Worldwide, nearly 300,000 diseased heart valves are replaced annually, most of them with devices that include mechanical valves, devices made from non-living biological tissues or viable human allografts. Durability of heart valve replacements is limited to 15-20 years mostly due to coagulation risks, endocarditis, degeneration, calcification and failure to grow and remodel. This study is highly relevant to public health because heart valve disease is a very important chapter of cardiovascular diseases in adults and children. Our long-term objective is to develop living tissue-engineered valves that will last a life-time, will not be prone to complications, will have the ability to grow and remodel and thus ultimately impacting thousands of patients. Our innovative proposal acknowledges the vital importance of four issues that are unique to our approach: i) Constructs made from partially stabilized collagenous scaffolds, ii) Anatomically analogous 3-D heart valve shapes made form tri-layered structures that mimic the native heart valve histo-architecture, iii) Autologous multipotent mesenchymal stem cells for repopulation and remodeling and iv) Mechanical and biochemical cues to induce stem cell differentiation into valvular cells capable of maintaining matrix homeostasis. To accomplish these goals, we propose to develop partially stabilized collagen scaffolds that structurally and functionally mimic the aortic valve fibrosa, ventricularis and spongiosa layers, to assemble them into tri-layered constructs shaped in the form of natural heart valves and populate them with human mesenchymal stem cells. Constructs will be mounted in a bioreactor to induce differentiation of stem cells into analogues of valvular interstitial cells and promote remodeling.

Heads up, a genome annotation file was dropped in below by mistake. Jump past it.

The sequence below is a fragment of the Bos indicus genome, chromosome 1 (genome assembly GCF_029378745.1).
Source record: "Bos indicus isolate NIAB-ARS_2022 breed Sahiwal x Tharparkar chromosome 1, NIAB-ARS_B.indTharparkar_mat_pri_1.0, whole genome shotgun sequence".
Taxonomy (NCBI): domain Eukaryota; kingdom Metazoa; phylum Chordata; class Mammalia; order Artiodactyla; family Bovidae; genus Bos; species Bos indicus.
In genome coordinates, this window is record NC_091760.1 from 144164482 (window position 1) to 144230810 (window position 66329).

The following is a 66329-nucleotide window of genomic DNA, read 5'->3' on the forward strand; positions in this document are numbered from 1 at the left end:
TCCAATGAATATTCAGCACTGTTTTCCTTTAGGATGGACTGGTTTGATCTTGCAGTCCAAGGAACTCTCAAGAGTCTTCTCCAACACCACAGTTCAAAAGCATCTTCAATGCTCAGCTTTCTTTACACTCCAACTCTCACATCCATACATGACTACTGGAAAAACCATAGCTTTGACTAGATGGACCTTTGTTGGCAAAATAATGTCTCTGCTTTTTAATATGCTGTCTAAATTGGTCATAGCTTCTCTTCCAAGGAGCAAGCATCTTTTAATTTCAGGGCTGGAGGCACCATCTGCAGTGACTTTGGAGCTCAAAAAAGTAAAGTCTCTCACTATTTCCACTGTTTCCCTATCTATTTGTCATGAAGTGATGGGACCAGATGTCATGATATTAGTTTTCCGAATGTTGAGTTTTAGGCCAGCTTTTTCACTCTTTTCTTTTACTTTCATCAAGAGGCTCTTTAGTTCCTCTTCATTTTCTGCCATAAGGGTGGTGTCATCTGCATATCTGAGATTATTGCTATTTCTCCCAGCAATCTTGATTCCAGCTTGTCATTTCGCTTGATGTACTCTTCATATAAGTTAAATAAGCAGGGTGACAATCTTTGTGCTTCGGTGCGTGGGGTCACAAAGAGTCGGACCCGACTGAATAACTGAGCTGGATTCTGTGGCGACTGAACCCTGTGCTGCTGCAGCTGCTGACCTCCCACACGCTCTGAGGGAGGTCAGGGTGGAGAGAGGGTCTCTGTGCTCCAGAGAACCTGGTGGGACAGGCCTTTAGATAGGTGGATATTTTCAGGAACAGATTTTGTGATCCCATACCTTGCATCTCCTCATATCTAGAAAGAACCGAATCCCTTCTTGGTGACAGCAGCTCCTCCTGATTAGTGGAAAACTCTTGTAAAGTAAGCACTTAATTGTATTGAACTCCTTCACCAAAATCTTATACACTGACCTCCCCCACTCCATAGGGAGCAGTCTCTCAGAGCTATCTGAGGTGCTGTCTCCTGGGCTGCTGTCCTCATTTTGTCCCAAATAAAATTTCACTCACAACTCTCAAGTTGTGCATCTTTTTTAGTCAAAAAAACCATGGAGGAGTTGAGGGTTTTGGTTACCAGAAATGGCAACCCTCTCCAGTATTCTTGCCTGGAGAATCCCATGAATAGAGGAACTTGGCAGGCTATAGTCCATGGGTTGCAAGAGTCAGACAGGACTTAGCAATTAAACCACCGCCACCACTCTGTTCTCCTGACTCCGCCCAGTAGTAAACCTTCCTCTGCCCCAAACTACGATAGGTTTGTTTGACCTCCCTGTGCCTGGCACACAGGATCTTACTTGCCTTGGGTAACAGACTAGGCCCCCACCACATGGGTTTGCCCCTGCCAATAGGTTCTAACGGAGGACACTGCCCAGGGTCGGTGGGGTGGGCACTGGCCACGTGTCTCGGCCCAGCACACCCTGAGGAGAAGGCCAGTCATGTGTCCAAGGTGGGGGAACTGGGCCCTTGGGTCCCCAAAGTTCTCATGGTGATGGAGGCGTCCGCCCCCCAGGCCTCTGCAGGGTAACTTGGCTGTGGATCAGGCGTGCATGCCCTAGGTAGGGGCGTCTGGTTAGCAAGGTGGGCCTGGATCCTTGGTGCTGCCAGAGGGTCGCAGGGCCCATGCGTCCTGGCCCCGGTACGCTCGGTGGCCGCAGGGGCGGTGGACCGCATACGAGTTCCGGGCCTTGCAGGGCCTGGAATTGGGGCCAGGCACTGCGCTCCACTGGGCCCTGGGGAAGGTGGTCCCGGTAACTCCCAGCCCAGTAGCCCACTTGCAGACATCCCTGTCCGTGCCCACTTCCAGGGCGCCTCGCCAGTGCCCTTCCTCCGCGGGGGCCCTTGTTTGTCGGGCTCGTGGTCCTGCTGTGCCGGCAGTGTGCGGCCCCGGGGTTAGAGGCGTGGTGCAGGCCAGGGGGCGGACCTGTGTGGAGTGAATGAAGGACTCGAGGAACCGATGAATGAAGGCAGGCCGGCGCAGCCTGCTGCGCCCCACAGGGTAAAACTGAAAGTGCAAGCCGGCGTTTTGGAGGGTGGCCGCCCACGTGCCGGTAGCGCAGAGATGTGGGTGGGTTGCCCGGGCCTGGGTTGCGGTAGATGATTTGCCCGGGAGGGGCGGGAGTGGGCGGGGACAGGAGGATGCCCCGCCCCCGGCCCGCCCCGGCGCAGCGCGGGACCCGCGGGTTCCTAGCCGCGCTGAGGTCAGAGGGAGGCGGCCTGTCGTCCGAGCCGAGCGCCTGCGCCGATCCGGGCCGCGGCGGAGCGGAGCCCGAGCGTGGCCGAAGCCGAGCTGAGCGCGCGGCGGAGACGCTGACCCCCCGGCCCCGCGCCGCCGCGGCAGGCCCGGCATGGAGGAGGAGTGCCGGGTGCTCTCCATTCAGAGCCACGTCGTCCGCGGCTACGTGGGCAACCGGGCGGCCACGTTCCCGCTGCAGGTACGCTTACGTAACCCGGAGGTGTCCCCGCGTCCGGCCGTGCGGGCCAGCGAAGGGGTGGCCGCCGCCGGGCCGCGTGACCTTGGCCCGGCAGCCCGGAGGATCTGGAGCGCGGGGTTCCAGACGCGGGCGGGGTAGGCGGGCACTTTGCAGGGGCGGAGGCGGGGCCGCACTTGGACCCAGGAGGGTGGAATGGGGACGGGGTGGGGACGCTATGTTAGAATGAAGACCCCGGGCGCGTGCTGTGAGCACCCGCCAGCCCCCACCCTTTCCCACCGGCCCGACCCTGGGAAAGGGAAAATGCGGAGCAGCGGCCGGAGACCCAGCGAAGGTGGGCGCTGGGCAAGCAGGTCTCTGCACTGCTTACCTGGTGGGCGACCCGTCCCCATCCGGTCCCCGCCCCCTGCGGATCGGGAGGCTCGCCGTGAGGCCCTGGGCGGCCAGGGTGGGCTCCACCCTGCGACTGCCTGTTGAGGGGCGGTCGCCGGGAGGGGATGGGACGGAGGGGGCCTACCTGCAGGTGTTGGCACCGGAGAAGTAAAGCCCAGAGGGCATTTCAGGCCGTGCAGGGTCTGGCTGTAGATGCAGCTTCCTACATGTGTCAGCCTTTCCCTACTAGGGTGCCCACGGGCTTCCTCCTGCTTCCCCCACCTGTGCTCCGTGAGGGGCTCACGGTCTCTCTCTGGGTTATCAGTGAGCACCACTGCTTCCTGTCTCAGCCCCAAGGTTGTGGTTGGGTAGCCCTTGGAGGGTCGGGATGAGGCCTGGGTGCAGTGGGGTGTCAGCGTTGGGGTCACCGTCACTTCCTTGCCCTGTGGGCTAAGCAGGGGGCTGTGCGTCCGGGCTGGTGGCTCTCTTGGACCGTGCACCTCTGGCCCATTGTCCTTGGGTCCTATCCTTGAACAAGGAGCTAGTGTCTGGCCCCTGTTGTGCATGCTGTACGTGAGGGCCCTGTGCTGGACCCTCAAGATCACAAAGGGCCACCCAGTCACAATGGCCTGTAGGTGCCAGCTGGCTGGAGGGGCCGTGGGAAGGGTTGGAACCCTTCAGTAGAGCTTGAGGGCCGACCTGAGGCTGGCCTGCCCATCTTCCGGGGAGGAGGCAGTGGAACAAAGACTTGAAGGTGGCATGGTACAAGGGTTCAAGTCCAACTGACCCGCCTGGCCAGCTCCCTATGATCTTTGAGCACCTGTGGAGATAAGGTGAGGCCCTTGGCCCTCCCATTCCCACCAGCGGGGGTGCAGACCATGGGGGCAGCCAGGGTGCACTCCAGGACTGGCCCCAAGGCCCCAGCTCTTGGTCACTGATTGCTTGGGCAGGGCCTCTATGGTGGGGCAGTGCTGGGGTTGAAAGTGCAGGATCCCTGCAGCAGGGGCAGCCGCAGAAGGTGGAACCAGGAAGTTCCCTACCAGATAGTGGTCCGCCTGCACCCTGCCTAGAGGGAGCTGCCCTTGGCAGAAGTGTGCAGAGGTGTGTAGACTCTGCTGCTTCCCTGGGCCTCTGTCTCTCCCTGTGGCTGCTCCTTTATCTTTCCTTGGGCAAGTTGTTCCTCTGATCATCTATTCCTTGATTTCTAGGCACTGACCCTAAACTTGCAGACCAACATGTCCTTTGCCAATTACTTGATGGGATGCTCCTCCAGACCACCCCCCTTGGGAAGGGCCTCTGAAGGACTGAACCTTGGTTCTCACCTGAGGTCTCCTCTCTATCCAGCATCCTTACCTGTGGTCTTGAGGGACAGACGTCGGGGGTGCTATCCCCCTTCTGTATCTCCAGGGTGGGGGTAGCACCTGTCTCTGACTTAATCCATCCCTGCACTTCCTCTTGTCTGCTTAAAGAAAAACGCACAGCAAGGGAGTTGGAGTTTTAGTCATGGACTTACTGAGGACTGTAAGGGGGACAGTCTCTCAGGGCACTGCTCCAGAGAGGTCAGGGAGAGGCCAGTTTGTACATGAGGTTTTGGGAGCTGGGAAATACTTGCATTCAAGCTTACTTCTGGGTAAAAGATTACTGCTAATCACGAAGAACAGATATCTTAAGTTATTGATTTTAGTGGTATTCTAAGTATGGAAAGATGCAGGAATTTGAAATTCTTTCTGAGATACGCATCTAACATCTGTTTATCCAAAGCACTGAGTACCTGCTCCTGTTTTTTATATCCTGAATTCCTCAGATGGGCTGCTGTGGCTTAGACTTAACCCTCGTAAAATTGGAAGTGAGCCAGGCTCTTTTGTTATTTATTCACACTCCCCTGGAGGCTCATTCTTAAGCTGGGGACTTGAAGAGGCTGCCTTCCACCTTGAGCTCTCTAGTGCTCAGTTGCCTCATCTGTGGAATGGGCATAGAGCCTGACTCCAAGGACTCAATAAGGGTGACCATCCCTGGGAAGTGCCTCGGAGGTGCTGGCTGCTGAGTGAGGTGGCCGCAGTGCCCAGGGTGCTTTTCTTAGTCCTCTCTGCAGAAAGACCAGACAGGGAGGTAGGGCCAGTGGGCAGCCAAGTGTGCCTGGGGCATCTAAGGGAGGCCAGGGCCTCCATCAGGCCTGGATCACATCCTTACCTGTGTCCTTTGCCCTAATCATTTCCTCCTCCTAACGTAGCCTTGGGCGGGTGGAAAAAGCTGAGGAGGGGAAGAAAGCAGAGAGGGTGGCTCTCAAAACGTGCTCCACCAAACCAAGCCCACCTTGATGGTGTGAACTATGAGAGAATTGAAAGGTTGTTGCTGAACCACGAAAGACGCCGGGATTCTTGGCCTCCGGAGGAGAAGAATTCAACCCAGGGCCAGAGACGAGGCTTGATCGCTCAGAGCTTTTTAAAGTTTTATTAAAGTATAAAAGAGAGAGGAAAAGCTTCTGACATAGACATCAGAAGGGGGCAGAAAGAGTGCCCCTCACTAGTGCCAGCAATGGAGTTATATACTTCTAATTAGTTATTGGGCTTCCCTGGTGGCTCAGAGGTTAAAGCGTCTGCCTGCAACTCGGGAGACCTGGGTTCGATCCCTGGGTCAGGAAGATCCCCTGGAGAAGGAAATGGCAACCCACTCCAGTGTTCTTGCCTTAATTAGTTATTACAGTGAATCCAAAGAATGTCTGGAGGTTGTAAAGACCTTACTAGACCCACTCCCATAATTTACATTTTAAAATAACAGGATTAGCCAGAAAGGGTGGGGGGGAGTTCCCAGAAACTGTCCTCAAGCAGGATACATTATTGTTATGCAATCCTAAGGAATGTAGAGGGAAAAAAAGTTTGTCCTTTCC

In Specific Aim 1, collagen layers to be used as fibrosa and ventricularis layers will be prepared from decellularized pericardium and lightly cross-linked to allow for controlled biodegradation. For the spongiosa layer, highly porous collagen scaffolds will be prepared from decellularized, elastase- treated arteries and enriched with valve-specific glycosaminoglycans. Scaffolds will be then assembled into histologically analogous tri-layered structures (fibrosa / spongiosa / ventricularis) and shaped into constructs resembling native aortic roots by molding on silicone rubber casts. Engineered aortic roots will be characterized by advanced mechanical analysis and their function evaluated in a pulsatile valve duplicator.
In Specific Aim 2, we will prepare human mesenchymal stem cells. Stem cells will be then seeded onto collagen gels and subjected to controlled load regimes in a FlexerCell system. We will evaluate phenotypic changes and ability of stimulated stem cells to differentiate into valvular interstitial cells.
In Specific Aim 3, we will encase spongiosa layer within the tri-layered scaffold, seed the scaffolds with stem cells, and subject constructs to in vitro cycling within a bioreactor. We will evaluate cell differentiation and matrix remodeling at various time-points in dynamic conditions.
Heart valves are flap-like tissues inside the heart chambers that open and close every second of the cardiac cycle to allow blood to flow through the heart. Diseased heart valves are routinely replaced by surgery, but available artificial devices are less than optimal and fail within 15-20 years after implantation, mostly because they are made of non-living materials. New and improved devices are needed for more than 300,000 patients every year. We are developing living materials comprised of layers of tissue scaffolds to which we add the own patients'cells and shape the entire device in the form of a natural heart valve. This tissue engineered device has the potential to adapt and remodel with the patient, and thus will have a global impact by treating cardiovascular diseases in adults and children.
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